Renault wants better reliability

Renault's engine guru Bernard Dudot says that increased reliability will be key to further success for the French manufacturer in Formula 1 next year

Renault wants better reliability

Renault finished fourth in the constructors' championship this year, and Dudot admits the number of engine failures, coupled with the new one-engine per weekend rule, will require a different approach for 2004. The French manufacturer won one race thanks to Fernando Alonso's triumph in Hungary.

"It is a fact that we lacked reliability," said Dudot. "Had we finished every race in the positions where our cars were running when they retired, we could have been fighting with McLaren until the end of the championship. That is certainly a little frustrating, but we know what caused each retirement.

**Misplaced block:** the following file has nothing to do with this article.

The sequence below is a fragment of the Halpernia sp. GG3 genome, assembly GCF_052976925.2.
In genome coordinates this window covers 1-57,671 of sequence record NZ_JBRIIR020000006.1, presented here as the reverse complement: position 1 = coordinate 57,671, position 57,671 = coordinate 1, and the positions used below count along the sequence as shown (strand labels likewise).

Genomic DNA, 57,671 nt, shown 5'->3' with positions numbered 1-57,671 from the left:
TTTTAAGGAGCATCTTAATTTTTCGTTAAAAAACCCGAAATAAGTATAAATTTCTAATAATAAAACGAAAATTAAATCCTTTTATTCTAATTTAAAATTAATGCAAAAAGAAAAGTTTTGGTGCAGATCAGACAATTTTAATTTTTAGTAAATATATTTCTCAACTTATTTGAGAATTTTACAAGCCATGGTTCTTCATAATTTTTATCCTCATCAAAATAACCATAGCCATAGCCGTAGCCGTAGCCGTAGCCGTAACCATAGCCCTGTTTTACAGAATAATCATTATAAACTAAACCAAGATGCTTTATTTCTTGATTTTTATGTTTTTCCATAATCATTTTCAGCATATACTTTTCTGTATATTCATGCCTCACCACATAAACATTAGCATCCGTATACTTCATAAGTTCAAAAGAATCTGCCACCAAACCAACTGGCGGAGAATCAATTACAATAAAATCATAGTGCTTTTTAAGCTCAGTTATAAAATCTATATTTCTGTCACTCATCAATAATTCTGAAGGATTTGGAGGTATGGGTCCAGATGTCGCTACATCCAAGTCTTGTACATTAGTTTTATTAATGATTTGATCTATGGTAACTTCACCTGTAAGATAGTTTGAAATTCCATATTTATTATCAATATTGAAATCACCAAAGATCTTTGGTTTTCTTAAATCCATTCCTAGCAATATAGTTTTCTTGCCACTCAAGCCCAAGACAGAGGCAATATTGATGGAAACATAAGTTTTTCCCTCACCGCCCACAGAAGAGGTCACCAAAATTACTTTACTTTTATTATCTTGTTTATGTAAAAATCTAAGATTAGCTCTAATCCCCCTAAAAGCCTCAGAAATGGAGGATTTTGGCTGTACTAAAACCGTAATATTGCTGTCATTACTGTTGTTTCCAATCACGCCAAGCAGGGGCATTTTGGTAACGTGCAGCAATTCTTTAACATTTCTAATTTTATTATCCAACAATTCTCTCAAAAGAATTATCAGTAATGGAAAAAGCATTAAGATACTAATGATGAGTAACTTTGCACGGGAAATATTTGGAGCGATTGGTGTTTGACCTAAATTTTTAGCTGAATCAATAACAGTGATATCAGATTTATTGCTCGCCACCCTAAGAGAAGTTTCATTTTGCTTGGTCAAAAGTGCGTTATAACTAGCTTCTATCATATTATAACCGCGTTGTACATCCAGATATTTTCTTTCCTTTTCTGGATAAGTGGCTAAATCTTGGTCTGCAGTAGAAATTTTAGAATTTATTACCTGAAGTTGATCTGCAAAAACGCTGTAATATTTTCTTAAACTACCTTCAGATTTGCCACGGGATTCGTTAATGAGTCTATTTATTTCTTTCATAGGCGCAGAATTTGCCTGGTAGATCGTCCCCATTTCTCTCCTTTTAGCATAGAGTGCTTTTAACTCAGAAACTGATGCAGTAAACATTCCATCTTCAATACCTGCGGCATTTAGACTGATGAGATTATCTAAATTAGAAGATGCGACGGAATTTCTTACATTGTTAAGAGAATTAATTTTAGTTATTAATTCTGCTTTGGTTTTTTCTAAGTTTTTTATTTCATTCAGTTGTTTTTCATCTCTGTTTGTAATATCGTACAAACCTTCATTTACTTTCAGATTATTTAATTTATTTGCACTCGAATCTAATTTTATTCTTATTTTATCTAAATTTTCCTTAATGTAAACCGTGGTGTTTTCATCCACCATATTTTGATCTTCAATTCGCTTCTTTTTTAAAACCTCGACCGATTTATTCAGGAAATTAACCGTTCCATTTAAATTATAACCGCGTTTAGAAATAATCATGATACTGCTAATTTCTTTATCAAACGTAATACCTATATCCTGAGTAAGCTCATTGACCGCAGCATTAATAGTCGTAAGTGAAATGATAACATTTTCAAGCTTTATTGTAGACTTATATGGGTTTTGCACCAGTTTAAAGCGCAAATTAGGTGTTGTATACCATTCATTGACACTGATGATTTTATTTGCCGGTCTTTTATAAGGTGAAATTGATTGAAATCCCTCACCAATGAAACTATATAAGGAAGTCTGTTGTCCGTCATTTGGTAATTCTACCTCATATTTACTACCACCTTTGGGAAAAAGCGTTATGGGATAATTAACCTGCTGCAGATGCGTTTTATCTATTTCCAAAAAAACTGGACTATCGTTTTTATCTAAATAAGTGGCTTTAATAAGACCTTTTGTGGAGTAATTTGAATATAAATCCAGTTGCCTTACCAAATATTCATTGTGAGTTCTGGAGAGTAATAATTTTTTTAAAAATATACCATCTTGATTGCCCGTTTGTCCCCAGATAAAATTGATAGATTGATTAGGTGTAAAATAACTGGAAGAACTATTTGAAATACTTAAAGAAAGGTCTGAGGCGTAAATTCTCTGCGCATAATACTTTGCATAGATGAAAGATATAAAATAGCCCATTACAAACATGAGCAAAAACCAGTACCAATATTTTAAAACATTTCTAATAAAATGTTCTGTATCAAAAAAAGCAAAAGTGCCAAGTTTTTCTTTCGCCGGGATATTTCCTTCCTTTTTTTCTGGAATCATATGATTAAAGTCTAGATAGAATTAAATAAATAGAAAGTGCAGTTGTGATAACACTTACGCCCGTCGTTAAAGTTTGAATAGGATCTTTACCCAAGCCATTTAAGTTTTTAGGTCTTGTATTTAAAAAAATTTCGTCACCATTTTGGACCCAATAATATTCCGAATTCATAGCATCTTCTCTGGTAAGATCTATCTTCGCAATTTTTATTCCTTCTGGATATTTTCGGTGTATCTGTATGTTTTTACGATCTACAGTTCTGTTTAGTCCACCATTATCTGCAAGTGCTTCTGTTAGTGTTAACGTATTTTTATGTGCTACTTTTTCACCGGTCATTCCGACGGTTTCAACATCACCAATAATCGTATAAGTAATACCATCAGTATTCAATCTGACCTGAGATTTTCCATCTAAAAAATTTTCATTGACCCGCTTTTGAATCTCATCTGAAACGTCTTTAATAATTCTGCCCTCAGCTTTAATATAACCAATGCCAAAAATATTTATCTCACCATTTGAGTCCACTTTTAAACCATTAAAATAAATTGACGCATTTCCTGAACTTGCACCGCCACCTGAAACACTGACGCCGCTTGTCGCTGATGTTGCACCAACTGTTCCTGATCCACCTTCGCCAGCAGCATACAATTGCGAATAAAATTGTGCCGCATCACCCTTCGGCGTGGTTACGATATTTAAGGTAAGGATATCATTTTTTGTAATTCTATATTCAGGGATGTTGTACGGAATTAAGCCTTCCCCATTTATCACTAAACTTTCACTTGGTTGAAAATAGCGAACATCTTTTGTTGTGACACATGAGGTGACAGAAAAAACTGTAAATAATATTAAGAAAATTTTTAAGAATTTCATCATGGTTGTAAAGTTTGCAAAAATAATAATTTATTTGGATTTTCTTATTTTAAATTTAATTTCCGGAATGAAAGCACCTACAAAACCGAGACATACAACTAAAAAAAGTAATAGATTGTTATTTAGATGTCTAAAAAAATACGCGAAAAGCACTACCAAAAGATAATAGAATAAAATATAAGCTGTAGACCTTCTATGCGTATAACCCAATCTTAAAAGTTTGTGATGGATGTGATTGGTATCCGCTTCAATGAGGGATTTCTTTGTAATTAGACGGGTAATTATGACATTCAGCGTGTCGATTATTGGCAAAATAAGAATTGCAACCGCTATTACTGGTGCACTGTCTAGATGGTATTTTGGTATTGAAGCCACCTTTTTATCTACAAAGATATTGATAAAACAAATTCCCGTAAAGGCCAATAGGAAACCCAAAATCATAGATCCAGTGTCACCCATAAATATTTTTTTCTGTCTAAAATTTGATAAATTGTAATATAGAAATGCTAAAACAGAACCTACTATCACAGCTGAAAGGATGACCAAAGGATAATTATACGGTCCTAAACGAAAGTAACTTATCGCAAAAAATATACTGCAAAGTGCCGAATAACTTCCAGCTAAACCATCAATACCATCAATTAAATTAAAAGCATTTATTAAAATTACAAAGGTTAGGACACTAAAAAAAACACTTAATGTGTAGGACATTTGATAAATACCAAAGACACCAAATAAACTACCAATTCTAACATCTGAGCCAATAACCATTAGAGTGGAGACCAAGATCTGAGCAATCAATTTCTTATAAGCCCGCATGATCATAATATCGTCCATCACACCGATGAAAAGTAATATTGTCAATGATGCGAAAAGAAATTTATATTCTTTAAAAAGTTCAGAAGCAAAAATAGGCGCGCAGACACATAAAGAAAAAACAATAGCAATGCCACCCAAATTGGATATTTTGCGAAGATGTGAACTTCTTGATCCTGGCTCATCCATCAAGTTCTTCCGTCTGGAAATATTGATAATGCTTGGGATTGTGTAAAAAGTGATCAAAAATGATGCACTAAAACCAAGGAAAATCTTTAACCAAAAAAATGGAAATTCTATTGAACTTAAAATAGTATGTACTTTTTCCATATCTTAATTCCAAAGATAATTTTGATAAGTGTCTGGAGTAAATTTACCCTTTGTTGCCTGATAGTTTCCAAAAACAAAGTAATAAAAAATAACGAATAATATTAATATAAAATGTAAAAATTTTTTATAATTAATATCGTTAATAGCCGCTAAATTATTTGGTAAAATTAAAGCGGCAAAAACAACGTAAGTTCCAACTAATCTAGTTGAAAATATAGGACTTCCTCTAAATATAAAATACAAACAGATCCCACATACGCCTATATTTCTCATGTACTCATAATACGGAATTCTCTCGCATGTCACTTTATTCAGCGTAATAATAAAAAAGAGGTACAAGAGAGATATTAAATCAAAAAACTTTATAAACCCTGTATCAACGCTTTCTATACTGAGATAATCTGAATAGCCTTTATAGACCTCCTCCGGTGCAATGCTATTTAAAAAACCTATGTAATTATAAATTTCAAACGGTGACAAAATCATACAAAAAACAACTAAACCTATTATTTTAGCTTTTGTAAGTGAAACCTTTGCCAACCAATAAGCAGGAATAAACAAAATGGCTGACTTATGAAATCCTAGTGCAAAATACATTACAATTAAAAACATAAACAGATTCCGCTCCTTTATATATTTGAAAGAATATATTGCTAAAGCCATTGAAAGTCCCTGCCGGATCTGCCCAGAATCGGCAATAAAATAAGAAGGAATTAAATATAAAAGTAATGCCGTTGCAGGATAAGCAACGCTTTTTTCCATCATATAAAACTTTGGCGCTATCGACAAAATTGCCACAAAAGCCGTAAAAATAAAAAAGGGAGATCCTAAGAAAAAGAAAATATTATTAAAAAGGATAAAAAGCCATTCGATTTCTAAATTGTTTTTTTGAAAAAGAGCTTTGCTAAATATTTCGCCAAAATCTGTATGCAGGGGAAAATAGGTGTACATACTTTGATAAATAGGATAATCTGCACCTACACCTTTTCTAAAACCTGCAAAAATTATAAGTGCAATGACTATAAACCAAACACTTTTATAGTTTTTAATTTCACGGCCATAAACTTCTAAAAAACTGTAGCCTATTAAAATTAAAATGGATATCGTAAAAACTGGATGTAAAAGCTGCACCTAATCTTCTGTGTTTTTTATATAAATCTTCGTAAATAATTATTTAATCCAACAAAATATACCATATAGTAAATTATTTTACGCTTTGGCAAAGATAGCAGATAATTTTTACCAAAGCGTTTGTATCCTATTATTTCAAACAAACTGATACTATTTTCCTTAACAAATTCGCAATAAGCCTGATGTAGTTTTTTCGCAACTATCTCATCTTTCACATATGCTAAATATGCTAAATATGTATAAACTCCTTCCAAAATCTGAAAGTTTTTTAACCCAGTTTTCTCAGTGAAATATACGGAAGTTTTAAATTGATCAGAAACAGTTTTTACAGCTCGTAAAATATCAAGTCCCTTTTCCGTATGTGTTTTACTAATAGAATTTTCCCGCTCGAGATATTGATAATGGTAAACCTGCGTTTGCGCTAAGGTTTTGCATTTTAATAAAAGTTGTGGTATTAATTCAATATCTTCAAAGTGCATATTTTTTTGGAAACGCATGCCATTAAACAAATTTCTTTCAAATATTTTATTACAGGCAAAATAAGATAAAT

"These figures also demonstrate that the concept would not be suited to next season's regulations, which dictate the engine must complete at least 700km with a single block. A change in philosophy was necessary, and we are confident for 2004."

Despite its poor reliability record, Dudot has defended the oft-maligned wide-angle RS23 V10 used in 2003.

"This power-plant earned its place among a select group of engines that have won a grand prix," he said. "That is actually quite revealing: bad engines do not win races. I think the result was a fair reward for all the work of the engineers at Viry-Chatillon. They made a huge effort throughout the season, and the taste of victory certainly made up for some of their sleepless nights."

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Q & A with Renault's Bernard Dudot
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